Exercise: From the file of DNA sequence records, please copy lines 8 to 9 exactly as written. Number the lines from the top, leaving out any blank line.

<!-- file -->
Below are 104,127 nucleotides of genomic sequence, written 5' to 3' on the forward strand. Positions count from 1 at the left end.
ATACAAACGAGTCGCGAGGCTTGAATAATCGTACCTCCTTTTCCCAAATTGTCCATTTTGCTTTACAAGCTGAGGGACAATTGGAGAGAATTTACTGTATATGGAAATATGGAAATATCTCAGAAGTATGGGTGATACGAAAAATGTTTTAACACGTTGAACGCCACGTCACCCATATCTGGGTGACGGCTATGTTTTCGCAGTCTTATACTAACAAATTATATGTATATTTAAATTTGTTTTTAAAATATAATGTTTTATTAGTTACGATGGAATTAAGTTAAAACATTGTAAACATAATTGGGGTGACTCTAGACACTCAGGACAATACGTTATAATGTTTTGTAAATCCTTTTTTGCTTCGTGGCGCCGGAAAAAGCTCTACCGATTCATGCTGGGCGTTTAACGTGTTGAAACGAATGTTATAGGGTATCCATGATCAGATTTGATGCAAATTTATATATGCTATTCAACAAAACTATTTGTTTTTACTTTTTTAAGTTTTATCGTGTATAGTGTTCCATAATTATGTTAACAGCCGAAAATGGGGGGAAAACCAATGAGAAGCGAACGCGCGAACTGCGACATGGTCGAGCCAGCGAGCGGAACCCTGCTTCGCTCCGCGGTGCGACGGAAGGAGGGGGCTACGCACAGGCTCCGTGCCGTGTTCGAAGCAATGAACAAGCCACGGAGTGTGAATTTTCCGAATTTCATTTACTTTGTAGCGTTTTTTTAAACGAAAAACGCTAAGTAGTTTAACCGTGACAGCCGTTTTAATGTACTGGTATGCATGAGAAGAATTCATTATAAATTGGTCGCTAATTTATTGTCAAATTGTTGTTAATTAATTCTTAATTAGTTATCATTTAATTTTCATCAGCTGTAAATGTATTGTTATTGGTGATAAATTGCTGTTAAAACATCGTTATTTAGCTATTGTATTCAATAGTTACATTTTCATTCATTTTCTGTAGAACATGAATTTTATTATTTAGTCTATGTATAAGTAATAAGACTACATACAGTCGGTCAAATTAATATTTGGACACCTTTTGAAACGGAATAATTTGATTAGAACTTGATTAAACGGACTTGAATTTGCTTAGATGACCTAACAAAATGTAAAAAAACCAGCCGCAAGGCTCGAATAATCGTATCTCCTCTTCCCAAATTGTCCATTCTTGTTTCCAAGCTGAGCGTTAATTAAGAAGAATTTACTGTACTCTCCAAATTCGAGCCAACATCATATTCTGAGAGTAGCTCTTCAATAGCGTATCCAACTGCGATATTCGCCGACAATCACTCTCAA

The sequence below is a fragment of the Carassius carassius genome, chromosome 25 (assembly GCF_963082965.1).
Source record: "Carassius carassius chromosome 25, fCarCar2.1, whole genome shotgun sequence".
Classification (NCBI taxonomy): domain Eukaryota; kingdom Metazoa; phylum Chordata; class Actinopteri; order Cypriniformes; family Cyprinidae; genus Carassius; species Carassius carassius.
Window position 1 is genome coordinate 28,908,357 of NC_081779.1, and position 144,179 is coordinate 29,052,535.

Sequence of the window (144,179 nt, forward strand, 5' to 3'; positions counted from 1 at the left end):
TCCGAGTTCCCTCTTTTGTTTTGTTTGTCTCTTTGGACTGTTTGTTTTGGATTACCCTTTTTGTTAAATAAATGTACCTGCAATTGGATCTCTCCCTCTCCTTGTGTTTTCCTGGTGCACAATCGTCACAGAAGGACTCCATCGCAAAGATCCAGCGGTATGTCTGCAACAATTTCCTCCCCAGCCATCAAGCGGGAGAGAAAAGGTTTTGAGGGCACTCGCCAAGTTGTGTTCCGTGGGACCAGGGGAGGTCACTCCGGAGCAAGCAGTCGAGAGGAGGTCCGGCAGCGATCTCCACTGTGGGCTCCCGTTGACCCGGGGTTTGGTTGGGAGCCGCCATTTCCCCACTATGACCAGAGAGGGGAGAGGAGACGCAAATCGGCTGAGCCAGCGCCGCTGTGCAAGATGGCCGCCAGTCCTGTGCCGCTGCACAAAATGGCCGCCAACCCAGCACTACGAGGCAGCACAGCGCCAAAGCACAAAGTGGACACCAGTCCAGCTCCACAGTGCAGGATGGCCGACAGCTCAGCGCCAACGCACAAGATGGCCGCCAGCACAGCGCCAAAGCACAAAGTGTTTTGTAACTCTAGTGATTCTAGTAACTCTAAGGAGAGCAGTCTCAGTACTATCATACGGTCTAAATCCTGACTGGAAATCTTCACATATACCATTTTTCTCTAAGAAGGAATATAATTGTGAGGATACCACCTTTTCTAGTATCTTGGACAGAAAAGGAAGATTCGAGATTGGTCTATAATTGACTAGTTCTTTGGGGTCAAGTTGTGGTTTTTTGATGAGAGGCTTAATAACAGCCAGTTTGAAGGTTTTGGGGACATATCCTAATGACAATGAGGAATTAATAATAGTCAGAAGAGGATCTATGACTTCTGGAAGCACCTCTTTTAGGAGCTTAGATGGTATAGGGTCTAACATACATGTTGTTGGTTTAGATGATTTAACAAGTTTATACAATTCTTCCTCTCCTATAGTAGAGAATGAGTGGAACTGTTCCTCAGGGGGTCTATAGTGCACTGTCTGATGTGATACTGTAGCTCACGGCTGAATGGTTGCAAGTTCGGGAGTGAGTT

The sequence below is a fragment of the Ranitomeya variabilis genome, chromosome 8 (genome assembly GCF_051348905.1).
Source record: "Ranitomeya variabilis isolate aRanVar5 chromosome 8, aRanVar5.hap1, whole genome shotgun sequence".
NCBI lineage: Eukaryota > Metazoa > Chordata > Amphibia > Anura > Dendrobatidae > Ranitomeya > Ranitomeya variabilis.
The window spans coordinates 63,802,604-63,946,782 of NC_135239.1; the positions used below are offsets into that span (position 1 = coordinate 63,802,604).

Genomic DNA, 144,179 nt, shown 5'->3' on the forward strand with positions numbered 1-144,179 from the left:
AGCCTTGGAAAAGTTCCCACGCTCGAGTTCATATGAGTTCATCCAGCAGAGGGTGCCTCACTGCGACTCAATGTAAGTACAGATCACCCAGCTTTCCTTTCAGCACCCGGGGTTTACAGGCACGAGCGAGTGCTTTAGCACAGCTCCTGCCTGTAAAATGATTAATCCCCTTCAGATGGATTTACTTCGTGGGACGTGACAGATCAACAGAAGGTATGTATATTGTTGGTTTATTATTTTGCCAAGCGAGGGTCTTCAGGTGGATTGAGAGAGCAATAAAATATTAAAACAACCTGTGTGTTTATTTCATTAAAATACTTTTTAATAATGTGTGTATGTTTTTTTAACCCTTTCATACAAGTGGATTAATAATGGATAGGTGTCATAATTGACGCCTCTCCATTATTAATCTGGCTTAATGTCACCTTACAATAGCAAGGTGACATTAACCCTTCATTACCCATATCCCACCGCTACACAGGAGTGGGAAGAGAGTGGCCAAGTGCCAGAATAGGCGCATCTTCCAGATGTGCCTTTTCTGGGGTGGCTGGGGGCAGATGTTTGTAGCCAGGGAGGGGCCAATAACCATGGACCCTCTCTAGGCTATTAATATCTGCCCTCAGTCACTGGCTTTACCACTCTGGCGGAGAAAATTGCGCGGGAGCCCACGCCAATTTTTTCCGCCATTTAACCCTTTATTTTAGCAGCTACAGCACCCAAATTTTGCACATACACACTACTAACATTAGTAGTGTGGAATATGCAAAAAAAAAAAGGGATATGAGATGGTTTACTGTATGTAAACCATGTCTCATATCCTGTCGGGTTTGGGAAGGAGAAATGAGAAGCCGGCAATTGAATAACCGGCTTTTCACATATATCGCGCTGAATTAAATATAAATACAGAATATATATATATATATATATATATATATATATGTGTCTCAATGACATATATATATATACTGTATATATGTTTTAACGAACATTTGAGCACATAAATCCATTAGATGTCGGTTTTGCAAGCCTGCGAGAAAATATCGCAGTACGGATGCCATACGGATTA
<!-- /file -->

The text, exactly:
TCCGAGTTCCCTCTTTTGTTTTGTTTGTCTCTTTGGACTGTTTGTTTTGGATTACCCTTTTTGTTAAATAAATGTACCTGCAATTGGATCTCTCCCTCTCCTTGTGTTTTCCTGGTGCACAATCGTCACAGAAGGACTCCATCGCAAAGATCCAGCGGTATGTCTGCAACAATTTCCTCCCCAGCCATCAAGCGGGAGAGAAAAGGTTTTGAGGGCACTCGCCAAGTTGTGTTCCGTGGGACCAGGGGAGGTCACTCCGGAGCAAGCAGTCGAGAGGAGGTCCGGCAGCGATCTCCACTGTGGGCTCCCGTTGACCCGGGGTTTGGTTGGGAGCCGCCATTTCCCCACTATGACCAGAGAGGGGAGAGGAGACGCAAATCGGCTGAGCCAGCGCCGCTGTGCAAGATGGCCGCCAGTCCTGTGCCGCTGCACAAAATGGCCGCCAACCCAGCACTACGAGGCAGCACAGCGCCAAAGCACAAAGTGGACACCAGTCCAGCTCCACAGTGCAGGATGGCCGACAGCTCAGCGCCAACGCACAAGATGGCCGCCAGCACAGCGCCAAAGCACAAAGTGTTTTGTAACTCTAGTGATTCTAGTAACTCTAAGGAGAGCAGTCTCAGTACTATCATACGGTCTAAATCCTGACTGGAAATCTTCACATATACCATTTTTCTCTAAGAAGGAATATAATTGTGAGGATACCACCTTTTCTAGTATCTTGGACAGAAAAGGAAGATTCGAGATTGGTCTATAATTGACTAGTTCTTTGGGGTCAAGTTGTGGTTTTTTGATGAGAGGCTTAATAACAGCCAGTTTGAAGGTTTTGGGGACATATCCTAATGACAATGAGGAATTAATAATAGTCAGAAGAGGATCTATGACTTCTGGAAGCACCTCTTTTAGGAGCTTAGATGGTATAGGGTCTAACATACATGTTGTTGGTTTAGATGATTTAACAAGTTTATACAATTCTTCCTCTCCTATAGTAGAGAATGAGTGGAACTGTTCCTCAGGGGGTCTATAGTGCACTGTCTGATGTGATACTGTAGCTCACGGCTGAATGGTTGCAAGTTCGGGAGTGAGTT

The sequence below is a fragment of the Ranitomeya variabilis genome, chromosome 8 (genome assembly GCF_051348905.1).